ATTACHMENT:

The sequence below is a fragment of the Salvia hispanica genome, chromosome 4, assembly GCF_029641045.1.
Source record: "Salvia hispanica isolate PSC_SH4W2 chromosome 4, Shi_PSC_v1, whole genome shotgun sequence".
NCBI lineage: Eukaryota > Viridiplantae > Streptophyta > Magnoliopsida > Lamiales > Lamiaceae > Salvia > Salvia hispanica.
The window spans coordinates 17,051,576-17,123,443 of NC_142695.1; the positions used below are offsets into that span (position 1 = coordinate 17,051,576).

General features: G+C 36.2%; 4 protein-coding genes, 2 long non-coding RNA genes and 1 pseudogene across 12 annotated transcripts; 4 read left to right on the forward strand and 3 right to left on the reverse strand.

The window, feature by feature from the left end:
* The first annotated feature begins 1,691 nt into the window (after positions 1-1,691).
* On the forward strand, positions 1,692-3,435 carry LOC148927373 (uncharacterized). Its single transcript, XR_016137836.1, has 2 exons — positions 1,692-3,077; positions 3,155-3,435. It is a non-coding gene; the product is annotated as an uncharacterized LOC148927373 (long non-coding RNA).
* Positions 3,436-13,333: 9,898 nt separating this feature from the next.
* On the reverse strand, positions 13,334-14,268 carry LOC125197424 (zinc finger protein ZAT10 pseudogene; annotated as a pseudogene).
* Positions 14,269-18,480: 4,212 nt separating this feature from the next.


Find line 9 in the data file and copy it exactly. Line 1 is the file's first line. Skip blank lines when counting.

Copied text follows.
* Positions 3,436-13,333: 9,898 nt separating this feature from the next.